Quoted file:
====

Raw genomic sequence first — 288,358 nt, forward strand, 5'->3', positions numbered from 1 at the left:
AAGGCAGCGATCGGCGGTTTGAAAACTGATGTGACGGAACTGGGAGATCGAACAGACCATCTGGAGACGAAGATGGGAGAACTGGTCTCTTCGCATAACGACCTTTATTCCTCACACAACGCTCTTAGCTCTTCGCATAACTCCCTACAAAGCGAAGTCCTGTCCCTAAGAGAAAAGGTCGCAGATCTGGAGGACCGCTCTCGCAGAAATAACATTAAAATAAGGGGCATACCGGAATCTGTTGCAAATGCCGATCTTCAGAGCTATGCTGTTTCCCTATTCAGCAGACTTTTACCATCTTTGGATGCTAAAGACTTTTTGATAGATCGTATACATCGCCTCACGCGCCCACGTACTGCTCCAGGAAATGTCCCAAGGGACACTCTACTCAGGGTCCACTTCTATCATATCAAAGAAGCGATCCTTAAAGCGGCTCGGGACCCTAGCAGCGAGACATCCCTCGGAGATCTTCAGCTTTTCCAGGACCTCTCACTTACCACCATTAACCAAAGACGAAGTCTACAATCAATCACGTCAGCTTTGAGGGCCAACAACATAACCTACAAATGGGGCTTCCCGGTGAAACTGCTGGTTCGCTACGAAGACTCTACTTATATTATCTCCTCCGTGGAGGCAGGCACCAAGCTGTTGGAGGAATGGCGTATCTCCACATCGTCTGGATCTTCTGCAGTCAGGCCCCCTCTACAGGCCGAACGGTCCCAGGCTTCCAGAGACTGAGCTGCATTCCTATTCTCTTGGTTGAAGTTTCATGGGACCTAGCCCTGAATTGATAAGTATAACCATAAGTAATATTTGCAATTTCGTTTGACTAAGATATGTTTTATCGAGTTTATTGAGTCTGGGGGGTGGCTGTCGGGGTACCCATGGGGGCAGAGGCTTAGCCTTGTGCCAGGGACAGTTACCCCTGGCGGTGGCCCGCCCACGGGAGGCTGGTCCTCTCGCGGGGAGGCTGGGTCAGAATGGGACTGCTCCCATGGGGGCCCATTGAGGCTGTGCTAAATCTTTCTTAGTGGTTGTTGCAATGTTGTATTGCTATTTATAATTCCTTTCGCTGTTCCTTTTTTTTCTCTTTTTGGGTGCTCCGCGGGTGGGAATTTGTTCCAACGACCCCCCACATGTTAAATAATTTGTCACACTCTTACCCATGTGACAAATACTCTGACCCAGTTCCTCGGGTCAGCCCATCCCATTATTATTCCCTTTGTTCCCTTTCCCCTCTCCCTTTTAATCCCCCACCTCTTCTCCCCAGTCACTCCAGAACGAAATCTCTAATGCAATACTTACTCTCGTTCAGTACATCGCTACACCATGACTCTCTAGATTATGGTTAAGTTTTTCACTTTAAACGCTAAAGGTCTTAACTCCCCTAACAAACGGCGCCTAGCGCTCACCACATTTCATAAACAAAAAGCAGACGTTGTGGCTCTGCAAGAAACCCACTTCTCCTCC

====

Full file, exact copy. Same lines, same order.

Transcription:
Raw genomic sequence first — 288,358 nt, forward strand, 5'->3', positions numbered from 1 at the left:
AAGGCAGCGATCGGCGGTTTGAAAACTGATGTGACGGAACTGGGAGATCGAACAGACCATCTGGAGACGAAGATGGGAGAACTGGTCTCTTCGCATAACGACCTTTATTCCTCACACAACGCTCTTAGCTCTTCGCATAACTCCCTACAAAGCGAAGTCCTGTCCCTAAGAGAAAAGGTCGCAGATCTGGAGGACCGCTCTCGCAGAAATAACATTAAAATAAGGGGCATACCGGAATCTGTTGCAAATGCCGATCTTCAGAGCTATGCTGTTTCCCTATTCAGCAGACTTTTACCATCTTTGGATGCTAAAGACTTTTTGATAGATCGTATACATCGCCTCACGCGCCCACGTACTGCTCCAGGAAATGTCCCAAGGGACACTCTACTCAGGGTCCACTTCTATCATATCAAAGAAGCGATCCTTAAAGCGGCTCGGGACCCTAGCAGCGAGACATCCCTCGGAGATCTTCAGCTTTTCCAGGACCTCTCACTTACCACCATTAACCAAAGACGAAGTCTACAATCAATCACGTCAGCTTTGAGGGCCAACAACATAACCTACAAATGGGGCTTCCCGGTGAAACTGCTGGTTCGCTACGAAGACTCTACTTATATTATCTCCTCCGTGGAGGCAGGCACCAAGCTGTTGGAGGAATGGCGTATCTCCACATCGTCTGGATCTTCTGCAGTCAGGCCCCCTCTACAGGCCGAACGGTCCCAGGCTTCCAGAGACTGAGCTGCATTCCTATTCTCTTGGTTGAAGTTTCATGGGACCTAGCCCTGAATTGATAAGTATAACCATAAGTAATATTTGCAATTTCGTTTGACTAAGATATGTTTTATCGAGTTTATTGAGTCTGGGGGGTGGCTGTCGGGGTACCCATGGGGGCAGAGGCTTAGCCTTGTGCCAGGGACAGTTACCCCTGGCGGTGGCCCGCCCACGGGAGGCTGGTCCTCTCGCGGGGAGGCTGGGTCAGAATGGGACTGCTCCCATGGGGGCCCATTGAGGCTGTGCTAAATCTTTCTTAGTGGTTGTTGCAATGTTGTATTGCTATTTATAATTCCTTTCGCTGTTCCTTTTTTTTCTCTTTTTGGGTGCTCCGCGGGTGGGAATTTGTTCCAACGACCCCCCACATGTTAAATAATTTGTCACACTCTTACCCATGTGACAAATACTCTGACCCAGTTCCTCGGGTCAGCCCATCCCATTATTATTCCCTTTGTTCCCTTTCCCCTCTCCCTTTTAATCCCCCACCTCTTCTCCCCAGTCACTCCAGAACGAAATCTCTAATGCAATACTTACTCTCGTTCAGTACATCGCTACACCATGACTCTCTAGATTATGGTTAAGTTTTTCACTTTAAACGCTAAAGGTCTTAACTCCCCTAACAAACGGCGCCTAGCGCTCACCACATTTCATAAACAAAAAGCAGACGTTGTGGCTCTGCAAGAAACCCACTTCTCCTCC